Tarp camping essentially involves a pole and a tarp. It's one of the easiest ways to enjoy the outdoors. In reality, there are other components that you'll need to keep bugs away, keep yourself off the ground or stop crawling insects from entering your tarp space. Along with those components like rope and tent stakes, you'll also need some skills with tying knots and erecting a tent.
When tarp camping bugs are often a serious problem. Between mosquitoes, spiders and ticks, you'll need to find a way to keep yourself from becoming bug food. Without some kind of protection, you'll end up with dozens of bug bites when you wake up in the morning, or you might not be able to sleep at all if they're biting you the entire night.
One of the best ways to keep yourself from being bitten by mosquito's is to add a bivy sack to your tarp camping. You can tie your tarp between two trees, so you'll have it as a shelter from the elements. The use of a bivy sack will keep you protected from everything else.
Some sacks can be strung up between trees, so it hangs off the ground. Other sacks can be laid on the ground but still provides a covering that will keep the bugs at bay. If you lay the bivy on the ground, another tarp under you would keep many crawling bugs from entering your sack.
If you're stringing your tarp between two trees and the ground, you can sleep in a hammock. The hammock can be strung between those same trees. It's a terrific way to keep crawling bugs from climbing into your space. Some hammocks have coverings on the top to help you avoid flying insects too.
If your hammock doesn't have its own covering, you could add netting to the hammock to provide protection. It can be spread across the top of the tarp and allowed to spread down over the sides to create a screening wall around the hammock.
Anyone who is sleeping outdoors should invest in a bug net for their camping.There are a variety of different kinds that can be used for camping.
Dome Bed Netting
You could buy a dome that can be staked to the ground surrounding the tarp, sleeping bag or hammock. It's often used in bedrooms for surrounding a bed, but it's easily adaptable for the outdoors. The only problem you may have is with wind. Make sure it's staked to the ground to avoid it blowing away with the wind. You'll need to make use of your knot-tying skills to keep it from flying.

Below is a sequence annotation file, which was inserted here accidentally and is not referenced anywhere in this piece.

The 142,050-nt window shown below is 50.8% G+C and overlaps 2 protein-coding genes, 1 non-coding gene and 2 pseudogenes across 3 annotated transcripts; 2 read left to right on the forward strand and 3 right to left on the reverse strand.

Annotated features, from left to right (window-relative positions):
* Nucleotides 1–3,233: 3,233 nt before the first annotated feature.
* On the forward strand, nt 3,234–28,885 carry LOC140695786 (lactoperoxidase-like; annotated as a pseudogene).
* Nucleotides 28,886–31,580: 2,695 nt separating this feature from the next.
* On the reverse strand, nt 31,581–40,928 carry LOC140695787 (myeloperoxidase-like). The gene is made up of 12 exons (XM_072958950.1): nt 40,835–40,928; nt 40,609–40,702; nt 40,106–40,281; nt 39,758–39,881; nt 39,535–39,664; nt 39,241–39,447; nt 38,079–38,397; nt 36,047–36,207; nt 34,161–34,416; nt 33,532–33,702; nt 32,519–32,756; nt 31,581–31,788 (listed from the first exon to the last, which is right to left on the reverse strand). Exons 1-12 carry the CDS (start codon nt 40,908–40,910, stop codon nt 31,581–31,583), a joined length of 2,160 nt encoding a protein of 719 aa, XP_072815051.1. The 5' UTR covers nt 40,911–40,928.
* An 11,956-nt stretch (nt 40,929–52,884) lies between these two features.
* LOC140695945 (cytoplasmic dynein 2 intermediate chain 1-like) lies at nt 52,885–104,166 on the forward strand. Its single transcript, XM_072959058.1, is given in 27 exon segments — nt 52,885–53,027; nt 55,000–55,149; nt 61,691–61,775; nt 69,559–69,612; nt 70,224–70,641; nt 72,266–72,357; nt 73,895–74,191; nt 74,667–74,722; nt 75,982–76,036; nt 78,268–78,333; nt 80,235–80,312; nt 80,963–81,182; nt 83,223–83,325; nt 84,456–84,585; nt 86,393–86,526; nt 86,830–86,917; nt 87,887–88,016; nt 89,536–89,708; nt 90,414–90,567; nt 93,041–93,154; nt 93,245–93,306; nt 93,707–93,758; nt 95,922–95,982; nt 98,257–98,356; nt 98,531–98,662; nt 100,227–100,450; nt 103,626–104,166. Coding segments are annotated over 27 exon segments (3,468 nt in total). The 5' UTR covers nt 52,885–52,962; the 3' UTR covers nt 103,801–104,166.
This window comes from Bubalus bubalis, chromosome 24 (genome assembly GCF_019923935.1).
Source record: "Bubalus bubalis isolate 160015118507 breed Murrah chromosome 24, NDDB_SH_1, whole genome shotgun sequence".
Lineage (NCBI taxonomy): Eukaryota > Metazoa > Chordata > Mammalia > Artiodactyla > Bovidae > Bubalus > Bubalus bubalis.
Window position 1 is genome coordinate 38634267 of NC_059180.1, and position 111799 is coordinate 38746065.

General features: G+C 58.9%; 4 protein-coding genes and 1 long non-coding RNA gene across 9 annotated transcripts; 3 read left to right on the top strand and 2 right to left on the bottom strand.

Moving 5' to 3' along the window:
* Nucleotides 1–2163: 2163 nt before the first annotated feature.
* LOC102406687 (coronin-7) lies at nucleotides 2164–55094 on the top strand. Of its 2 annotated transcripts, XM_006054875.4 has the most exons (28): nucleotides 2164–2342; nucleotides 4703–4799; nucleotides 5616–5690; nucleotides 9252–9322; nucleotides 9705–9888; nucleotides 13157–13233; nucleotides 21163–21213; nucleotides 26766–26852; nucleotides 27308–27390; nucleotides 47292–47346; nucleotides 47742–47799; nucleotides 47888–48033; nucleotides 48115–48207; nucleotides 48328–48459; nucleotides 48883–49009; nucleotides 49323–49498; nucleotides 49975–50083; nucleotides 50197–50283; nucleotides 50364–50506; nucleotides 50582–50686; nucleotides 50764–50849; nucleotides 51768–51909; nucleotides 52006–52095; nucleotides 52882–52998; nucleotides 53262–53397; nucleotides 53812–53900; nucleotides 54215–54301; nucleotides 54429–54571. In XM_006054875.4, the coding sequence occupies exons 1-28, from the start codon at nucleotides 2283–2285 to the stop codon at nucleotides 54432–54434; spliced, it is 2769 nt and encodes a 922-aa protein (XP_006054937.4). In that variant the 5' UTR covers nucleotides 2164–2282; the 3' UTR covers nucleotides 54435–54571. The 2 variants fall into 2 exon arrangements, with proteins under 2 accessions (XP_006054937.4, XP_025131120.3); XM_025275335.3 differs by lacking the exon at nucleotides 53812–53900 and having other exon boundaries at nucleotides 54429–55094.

Travel Net with Ground Sheets
This kind of netting is almost like having a tent surrounding your sleeping bag or bivy sack. The netting is attached to ground sheets to ensure that bugs can't crawl inside the enclosure. The zippered sides are used as protection against flying insects like flies and gnats.
If you'd like to create your own enclosure, you can purchase netting in its own roll that can be used to protect your sleeping environment. It's great for throwing over a tarp while camping. It can provide a wall of netting protection for flying bugs. It comes in large rolls that might not be convenient to carry while hiking to the camp area, but you could pull it from the roll and fold it into a portable square for travel. After it's used, you could square it up again for the next camping spot.
Permethrin Around the Site
Many of the worst bugs are the ones that will crawl into your tent or sleeping bag while you're snoring during the night. You should have insect repellent on your body, but you'll want the added protection of permethrin around the site and on the equipment.
This contact pesticide kills black flies, ticks, ants and spiders. It won't stain or damage fabric when it's held and sprayed from 6 to 8 inches from the surface of the fabric. Permethrin creates a barrier between your camping spot and insects. It's often the ingredient in clothing lines that have been pre-treated for bugs.